Installation view, Sue Williams, Galerie Eva Presenhuber, Löwenbräu Areal, Zurich, 2016
Galerie Eva Presenhuber is pleased to present the fifth exhibition with the New York-based artist Sue Williams.
Since Sue Williams' pictoral and sculptural work came into public in the 90s, it has undergone great changes. At the beginning of her career, Williams painted figures that were heavily influenced by comic books and the pictoral language of advertisment. These paintings often show domestic violent and explicit sexual contents, which were mostly understood as a feminist critique of the patriachic society and of war. Over the years, Williams' sometimes rawly applied figurative scenes changed into more casual and extended compositions that took over large-scale canvases – until they grew into almost or total abstractions, into interwined swirling compositions consisting of bodyparts, orifices, and betokened organs.
Starting with her raw lining, which was often accompanied by handwriting, Williams increasingly employed classical techniques of 20th-century painting: Smudge, drip, expressionistic brushstroke, or abstract lines – techniques which, in the male-dominated world of painting, are associated with male painters like Jackson Pollock or Willem de Kooning. In Williams' recent works, which seem abstract at first glance, forms and painting gestures emerge which refer to her earlier work: Forms create figures, and finally leave the viewer with the question if they really exist on the canvas or not.
The exhibition presents two groups of works that Williams created in two different decades: Paintings on fabric taken from pattern books from the late 90s, and large-scale paintings which the artist created recently. In combination, the different works allow an amazing insight into the development of Williams' oeuvre, revealing both differences and continuities.
Fabric patterns can be understood as an embodiment of a crusted, petty-bourgeois community, perpetuating structures like the nuclear family, patriarchy, and thus the devaluation of women. Williams employs these fabric patterns, still recognizable through their characteristic toothing and perforation, as a ground for her painting. The pastose primer, reacting with the fabric, fringes at the rims and thus creates the impression of holes being ripped into the material – or of visions emerging from the patterns. The figurative scenes, applied with the characteristic aggression and wildness of William's works from the 90s, show the proverbial backside of the fabric patterns: Anti-erotic images in which female figures are treated object-like. Both the fabric itself and the scenes can be understood as a social satire of treatment of women – sometimes sad, sometimes with a very dark sense of humor.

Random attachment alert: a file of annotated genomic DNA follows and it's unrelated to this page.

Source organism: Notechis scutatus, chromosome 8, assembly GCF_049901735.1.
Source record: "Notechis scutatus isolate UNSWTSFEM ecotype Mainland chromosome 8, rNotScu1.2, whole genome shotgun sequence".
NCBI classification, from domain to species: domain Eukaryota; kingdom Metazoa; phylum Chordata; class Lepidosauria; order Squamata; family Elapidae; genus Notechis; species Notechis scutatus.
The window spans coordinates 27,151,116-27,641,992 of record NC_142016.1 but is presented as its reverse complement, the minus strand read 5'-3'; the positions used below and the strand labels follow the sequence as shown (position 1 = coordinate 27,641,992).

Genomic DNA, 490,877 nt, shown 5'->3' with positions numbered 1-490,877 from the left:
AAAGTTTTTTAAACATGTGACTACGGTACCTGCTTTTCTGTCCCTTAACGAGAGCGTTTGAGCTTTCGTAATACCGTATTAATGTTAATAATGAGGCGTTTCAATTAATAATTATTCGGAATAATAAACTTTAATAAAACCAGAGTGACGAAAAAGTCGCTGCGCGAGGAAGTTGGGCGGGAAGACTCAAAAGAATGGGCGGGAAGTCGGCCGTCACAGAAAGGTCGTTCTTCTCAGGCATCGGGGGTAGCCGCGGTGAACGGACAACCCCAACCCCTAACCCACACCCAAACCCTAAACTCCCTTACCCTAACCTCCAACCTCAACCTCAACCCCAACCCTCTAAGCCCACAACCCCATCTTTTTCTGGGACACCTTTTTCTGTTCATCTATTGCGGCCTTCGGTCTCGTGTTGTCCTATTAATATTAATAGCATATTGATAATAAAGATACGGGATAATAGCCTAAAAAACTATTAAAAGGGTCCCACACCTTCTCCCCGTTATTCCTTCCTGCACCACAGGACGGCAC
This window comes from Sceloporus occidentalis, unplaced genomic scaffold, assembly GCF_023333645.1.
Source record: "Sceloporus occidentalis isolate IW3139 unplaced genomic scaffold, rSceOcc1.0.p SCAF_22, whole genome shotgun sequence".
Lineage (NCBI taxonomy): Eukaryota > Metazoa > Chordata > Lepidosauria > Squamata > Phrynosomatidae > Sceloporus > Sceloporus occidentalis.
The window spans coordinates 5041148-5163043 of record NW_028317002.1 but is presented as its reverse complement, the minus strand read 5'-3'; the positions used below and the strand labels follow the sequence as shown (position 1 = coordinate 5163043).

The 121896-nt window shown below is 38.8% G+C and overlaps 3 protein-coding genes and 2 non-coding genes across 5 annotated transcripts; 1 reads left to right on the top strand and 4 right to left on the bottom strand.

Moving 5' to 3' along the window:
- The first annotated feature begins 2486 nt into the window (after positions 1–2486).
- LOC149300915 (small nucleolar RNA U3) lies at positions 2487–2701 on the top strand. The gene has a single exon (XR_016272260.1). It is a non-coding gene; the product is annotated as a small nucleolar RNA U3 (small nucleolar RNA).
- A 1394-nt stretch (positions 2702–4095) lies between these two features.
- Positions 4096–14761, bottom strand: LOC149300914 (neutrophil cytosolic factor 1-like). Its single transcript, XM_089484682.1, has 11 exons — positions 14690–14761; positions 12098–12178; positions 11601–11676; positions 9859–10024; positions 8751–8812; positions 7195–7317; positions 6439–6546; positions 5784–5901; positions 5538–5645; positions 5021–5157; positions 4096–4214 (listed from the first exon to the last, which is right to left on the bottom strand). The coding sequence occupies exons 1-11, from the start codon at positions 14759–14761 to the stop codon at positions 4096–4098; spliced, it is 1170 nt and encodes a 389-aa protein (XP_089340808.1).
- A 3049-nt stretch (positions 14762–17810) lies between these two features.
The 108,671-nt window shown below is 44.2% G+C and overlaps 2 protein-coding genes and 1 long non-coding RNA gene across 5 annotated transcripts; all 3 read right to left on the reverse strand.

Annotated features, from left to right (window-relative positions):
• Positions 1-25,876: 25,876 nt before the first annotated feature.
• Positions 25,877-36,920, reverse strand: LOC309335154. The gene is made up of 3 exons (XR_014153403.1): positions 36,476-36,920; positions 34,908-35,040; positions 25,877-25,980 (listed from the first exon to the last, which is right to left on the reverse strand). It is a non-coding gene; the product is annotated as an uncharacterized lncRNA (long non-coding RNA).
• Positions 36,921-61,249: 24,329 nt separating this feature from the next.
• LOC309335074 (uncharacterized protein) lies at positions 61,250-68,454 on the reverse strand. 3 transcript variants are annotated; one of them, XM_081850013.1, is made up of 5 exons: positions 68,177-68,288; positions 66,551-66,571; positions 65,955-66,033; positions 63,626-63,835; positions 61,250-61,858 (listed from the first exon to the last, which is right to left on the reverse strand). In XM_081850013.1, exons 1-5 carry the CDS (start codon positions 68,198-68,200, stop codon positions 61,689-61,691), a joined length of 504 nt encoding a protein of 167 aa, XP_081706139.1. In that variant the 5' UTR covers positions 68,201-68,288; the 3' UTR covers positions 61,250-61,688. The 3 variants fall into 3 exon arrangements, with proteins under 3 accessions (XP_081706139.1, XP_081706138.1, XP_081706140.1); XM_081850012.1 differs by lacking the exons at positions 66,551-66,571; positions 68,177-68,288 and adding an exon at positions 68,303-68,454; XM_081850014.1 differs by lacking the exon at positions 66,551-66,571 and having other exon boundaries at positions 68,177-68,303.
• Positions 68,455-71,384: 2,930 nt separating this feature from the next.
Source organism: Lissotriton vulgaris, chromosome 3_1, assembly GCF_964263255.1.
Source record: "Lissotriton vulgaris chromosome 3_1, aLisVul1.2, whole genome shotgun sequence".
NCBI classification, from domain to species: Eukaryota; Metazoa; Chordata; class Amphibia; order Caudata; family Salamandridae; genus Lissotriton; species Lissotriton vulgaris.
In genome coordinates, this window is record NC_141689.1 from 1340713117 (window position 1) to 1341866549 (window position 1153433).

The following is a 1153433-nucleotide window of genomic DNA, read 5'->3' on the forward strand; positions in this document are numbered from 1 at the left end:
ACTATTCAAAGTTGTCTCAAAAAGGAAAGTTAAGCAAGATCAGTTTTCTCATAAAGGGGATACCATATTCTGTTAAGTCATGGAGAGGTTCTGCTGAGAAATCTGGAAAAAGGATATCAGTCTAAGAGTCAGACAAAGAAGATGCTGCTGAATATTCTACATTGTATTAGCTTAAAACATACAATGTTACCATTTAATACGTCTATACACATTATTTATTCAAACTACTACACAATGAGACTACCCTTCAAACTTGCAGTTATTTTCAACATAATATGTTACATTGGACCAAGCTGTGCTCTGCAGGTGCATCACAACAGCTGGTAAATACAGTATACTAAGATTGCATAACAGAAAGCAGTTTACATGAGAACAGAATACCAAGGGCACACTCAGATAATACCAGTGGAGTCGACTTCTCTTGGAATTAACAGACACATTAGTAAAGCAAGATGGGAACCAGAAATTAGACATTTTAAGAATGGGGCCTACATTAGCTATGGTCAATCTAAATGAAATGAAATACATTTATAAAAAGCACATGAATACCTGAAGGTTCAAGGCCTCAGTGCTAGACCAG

Williams' new large-scale paintings show the latest development of her work: Compositions in oil – which seem to be totally abstract at first glance – extended over large canvases combine the different techniques the artist developed during her career: Clear lines bundling or building patterns, color fields, fringing at the rims, and clear drawings which are neither figurative nor totally abstract. Figures or organs seem to emerge, a clear reference to Williams' signature style. It’s not the paintings' subjects, being represented violently subjected by the structures – it’s the painting subject itself that breaks ground in these images.
At first glance, the exhibition shows two groups of works as different as the decades they were created in. But the figurative scenes are showing up again inside and all over mixed in with the abstract 20 years later. Yet the tension between the works only proofs the continuity in the development of Sue Williams' pictoral work.
Sue Williams was born 1954 in Chicago Heights, Illinois (USA), and lives and works in New York. Her first solo exhibition with Eva Presenhuber took place in 1999. Her work is represented in major museums and private collections worldwide, including the Museum of Modern Art, New York; Whitney Museum of American Art, New York; Hirschhorn Museum and Sculpture Garden, Washington D.C.; the Art Institute of Chicago; Sammlung Goetz, Munich. In the fall of 2015, her retrospective monograph has been released by JRP|Ringier. Solo shows in public museums include Vienna Secession; IVAM Valencia, Spain; Geneva Center for Contemporary Art, and Staatliche Kunsthalle Baden-Baden, Germany, and participated in 3 consecutive Whitney Biennials. Major Museum group shows include Comic Abstraction, Museum of Modern Art New York (2007); Rebelle, Museum voor Moderne Kunst Arnhem (2009); Keeping it Real, Whitechapel Gallery, London (2010); Figuring Color, The Institute of Contemporary Art, Boston (2012); Take it or leave it, Hammer Museum, Los Angeles (2014); America is Hard to See, Whitney Museum of American Art New York (2015); Painting 2.0, Museum Brandhorst, Munich (2015-16).